Thursday, November 24, 2005

The Party of Me: Right of Life

The Party of Me recognizes that the Right of Life is not about life at all, nor is it about humanity. Being both human and alive are biological terms. We can thus assure ourselves of what is and isn't alive, and what is and isn't human. The distinction, therefore, is what it means to be a person. Personhood is what separates human tissue from a human being.

The Party of Me furthermore recognizes that there are infinite gradations of humanity on every known scale. Any categorization of humanity, any definition of personhood, will therefore be arbitrary, since the distinction between the greatest of one category and the least of the next is nonexistant. This situation is inherently dangerous, as the definition of personhood can be so easily narrowed.

The Party of Me therefore rejects any distinction that denies the personhood of any individual on any criterion.

7 Comments:

Blogger Noumenon said...

Being both human and alive are biological terms. We can thus assure ourselves of what is and isn't alive, and what is and isn't human.

Those aren't plainly biological terms like "chromosome." And as biological terms, I expect their definition would be challenged even more than it is by laymen. Laymen don't run into the border cases like Siamese twins, homo floresensis, viruses, and even when they do they don't care about precision the way that scientists do. Biological terms in textbooks, I think, are often given more authoritative definitions than actual experts would subscribe to.

Would you deny the personhood of an individual big monkey? On what criterion?

1:38 PM  
Blogger Octavo Dia said...

Would you deny the personhood of an individual big monkey? On what criterion?

You are missing the point. One can easily come up with a criterion that denies the personhood of all big monkeys, for example, the ability to communicate abstract issues. There is no political ramifications of such distinctions. However, when one applies those same criteria to humans, one develops political ideas that are inherently dangerous. Thus, even though we could develop such specifications of personhood, the Party of Me rejects all attempts to apply them to humanity.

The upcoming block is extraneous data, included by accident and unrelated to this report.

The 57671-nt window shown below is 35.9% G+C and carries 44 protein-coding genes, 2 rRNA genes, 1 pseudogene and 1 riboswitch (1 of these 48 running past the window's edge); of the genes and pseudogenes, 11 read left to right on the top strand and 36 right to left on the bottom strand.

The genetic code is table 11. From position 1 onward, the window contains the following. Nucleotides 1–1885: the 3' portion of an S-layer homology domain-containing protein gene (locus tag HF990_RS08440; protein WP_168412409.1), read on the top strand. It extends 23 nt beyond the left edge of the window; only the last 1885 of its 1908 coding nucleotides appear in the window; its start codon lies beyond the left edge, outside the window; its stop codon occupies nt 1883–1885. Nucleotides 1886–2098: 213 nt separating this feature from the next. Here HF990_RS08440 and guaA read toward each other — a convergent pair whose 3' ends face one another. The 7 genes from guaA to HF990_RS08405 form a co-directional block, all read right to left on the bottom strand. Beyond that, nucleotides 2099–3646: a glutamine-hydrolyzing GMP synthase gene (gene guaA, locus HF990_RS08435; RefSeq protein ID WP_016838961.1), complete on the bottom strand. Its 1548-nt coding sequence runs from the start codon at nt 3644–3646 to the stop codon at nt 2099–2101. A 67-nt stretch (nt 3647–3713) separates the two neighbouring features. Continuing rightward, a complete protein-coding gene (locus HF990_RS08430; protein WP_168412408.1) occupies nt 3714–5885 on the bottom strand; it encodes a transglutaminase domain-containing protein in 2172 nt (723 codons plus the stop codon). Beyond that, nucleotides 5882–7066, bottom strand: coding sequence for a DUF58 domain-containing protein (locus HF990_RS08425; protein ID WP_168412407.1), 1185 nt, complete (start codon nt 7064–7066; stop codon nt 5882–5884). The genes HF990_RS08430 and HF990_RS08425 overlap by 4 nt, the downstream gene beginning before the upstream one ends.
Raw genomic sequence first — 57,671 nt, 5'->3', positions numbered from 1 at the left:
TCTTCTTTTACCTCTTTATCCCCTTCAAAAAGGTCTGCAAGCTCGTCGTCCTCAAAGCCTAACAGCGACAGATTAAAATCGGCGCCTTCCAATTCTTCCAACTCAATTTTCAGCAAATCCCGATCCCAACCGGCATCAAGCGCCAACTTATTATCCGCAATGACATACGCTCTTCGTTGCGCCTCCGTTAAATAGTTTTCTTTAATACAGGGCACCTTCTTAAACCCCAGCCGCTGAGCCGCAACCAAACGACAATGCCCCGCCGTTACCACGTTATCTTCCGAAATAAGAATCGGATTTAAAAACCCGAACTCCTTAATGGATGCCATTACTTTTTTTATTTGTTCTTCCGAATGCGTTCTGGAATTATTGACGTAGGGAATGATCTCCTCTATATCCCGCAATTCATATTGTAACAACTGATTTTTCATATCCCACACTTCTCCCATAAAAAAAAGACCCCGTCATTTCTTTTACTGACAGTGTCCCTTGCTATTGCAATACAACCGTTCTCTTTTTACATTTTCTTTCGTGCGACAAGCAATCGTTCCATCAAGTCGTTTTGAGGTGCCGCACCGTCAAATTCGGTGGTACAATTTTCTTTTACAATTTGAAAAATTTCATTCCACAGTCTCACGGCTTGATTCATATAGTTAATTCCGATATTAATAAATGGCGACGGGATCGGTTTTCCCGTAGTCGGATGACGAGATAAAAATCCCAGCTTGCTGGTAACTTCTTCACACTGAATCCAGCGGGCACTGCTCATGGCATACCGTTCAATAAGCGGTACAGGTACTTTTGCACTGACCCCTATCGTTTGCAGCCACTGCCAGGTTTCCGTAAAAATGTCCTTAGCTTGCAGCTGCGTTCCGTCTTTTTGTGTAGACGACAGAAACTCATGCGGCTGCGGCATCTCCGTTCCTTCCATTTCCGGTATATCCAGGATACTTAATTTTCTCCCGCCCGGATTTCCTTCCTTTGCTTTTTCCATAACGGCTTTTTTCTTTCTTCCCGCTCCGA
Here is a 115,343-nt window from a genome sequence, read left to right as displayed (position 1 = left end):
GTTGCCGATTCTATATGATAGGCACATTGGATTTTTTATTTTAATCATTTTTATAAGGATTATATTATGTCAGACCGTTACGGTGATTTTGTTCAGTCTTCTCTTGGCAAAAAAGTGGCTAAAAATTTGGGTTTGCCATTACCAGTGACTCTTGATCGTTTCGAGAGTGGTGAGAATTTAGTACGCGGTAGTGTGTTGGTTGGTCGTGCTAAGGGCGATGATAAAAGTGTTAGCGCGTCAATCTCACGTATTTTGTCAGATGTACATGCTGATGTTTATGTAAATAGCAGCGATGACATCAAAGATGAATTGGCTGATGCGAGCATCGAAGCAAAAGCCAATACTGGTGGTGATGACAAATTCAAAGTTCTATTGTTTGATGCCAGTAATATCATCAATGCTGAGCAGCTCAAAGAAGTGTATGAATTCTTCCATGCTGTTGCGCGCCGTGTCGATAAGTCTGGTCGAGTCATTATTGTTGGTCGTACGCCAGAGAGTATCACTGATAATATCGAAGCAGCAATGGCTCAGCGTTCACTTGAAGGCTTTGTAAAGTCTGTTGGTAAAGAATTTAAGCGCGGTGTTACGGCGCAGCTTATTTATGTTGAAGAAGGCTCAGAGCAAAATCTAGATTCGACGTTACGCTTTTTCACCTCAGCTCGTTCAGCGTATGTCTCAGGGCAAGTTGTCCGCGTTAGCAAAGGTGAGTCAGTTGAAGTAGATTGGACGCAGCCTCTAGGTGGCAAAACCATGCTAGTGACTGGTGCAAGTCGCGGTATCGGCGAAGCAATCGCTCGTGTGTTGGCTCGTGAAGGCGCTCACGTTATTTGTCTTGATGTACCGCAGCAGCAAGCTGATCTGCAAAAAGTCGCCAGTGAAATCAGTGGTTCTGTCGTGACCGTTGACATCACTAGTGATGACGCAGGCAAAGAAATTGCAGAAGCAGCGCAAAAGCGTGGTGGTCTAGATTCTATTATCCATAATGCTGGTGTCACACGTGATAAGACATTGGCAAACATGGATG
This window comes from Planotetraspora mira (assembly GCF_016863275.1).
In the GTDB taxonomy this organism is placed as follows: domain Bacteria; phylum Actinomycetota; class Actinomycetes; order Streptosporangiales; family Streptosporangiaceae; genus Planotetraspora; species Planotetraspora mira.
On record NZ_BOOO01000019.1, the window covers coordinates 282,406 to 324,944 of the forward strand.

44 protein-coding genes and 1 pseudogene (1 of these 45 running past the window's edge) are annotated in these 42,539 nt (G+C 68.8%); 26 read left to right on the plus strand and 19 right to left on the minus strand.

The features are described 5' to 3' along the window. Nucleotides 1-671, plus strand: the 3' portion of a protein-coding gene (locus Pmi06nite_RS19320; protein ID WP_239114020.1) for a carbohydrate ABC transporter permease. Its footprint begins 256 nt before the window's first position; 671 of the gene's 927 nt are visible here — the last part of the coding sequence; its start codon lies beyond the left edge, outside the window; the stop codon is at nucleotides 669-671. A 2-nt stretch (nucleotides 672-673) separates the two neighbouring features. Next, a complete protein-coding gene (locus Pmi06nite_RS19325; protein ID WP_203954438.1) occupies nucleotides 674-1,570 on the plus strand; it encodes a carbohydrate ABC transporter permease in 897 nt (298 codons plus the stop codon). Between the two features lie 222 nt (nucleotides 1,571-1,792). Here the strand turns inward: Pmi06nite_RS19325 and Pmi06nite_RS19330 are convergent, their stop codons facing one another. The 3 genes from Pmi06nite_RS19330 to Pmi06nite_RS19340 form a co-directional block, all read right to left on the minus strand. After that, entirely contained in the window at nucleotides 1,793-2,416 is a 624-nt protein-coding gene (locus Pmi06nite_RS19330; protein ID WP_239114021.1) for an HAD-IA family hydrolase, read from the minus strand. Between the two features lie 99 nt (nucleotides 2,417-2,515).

7:48 AM  
Blogger Noumenon said...

I see, a slippery slope argument. I'll bring out a rainbow analogy -- rainbow has infinite gradations, arbitrary distinctions, "color" is the fuzzy term (analogue of "person") while "wavelength" is the precise scientific concept. Yet you don't have to worry that arbitrarily calling a slice of the spectrum "red" might eventually bit by bit eat away at "orange" until there's none left. "Person" might be narrowed uncomfortably to exclude babies with birth defects, but it'll never exclude healthy but unwanted live babies.

10:35 AM  
Blogger Octavo Dia said...

Yes, it is a slippery slope argument, but one that I justify on the grounds that the consequences of even a marginal shift are too dire to risk.

3:20 PM  
Blogger Noumenon said...

You don't typically invoke a slippery slope when the marginal shift has clear bad consequences. You can just point and say, "Time to stop!" Typically a slippery sloper has to draw a logical chain through increasingly unacceptable consequences.

I'm sure you have some in mind, they just don't fit in this post, which is relentlessly abstract. That's probably my basic problem with it, too much generality for my taste. Terms like "personhood" are empty symbols to me, I'm no philosopher.

8:57 AM  
Blogger Octavo Dia said...

It's relentlessly abstract because it's written as a party platform. Principles, rather than policy, is the stuff of which platforms are made.

I don't think we have a useful model of something where any change is bad. It's not the domino effect, which has unique units, but the slippery slope involves a crash at the end. Hmm.

10:42 AM  
Blogger Noumenon said...

It's relentlessly abstract because it's written as a party platform. Principles, rather than policy, is the stuff of which platforms are made.

Aha! Like writing in old Elizabethan romantic style, that's a style I don't appreciate or read well. Now I understand why it seemed so weird to me. You just warded off a whole series of perplexed comments over the series.

4:34 PM  

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